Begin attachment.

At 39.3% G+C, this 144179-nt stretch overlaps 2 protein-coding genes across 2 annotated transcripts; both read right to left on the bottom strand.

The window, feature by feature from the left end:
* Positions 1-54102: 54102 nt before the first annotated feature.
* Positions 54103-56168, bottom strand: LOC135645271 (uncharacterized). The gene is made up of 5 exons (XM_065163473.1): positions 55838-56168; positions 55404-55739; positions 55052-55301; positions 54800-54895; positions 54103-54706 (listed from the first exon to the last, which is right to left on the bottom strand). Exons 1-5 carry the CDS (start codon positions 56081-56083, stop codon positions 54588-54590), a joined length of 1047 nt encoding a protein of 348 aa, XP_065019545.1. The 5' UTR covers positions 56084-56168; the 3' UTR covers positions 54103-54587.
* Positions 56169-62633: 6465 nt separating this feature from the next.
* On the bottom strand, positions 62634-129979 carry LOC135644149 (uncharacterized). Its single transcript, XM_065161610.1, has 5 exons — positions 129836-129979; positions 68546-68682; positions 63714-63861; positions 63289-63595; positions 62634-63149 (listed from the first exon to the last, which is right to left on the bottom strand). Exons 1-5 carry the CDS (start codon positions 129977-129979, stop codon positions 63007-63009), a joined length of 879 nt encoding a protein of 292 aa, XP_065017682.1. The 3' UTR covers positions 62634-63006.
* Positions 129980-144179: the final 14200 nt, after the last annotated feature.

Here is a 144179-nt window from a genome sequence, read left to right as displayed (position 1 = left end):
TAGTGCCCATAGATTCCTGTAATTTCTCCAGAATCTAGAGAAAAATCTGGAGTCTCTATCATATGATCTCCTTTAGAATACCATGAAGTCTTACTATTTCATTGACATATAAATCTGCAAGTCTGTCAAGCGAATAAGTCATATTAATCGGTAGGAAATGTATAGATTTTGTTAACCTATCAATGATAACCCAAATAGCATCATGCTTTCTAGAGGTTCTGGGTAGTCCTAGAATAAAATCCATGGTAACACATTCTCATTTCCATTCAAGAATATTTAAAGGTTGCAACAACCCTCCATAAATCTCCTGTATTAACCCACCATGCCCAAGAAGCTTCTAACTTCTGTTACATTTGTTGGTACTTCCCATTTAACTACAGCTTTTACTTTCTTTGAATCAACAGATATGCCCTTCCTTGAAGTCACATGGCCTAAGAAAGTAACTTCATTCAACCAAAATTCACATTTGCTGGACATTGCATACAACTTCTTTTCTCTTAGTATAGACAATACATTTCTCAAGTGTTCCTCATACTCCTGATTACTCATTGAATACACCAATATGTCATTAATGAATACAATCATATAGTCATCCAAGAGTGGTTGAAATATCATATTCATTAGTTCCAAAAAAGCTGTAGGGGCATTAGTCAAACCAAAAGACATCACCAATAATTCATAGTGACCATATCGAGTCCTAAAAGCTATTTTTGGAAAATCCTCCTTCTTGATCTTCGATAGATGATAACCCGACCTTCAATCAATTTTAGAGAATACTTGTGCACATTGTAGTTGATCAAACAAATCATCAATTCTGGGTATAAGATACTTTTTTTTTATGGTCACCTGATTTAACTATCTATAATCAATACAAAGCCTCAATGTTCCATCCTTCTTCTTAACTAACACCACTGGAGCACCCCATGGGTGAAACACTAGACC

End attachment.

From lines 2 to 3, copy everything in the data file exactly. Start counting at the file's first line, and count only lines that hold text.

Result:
The window, feature by feature from the left end:
* Positions 1-54102: 54102 nt before the first annotated feature.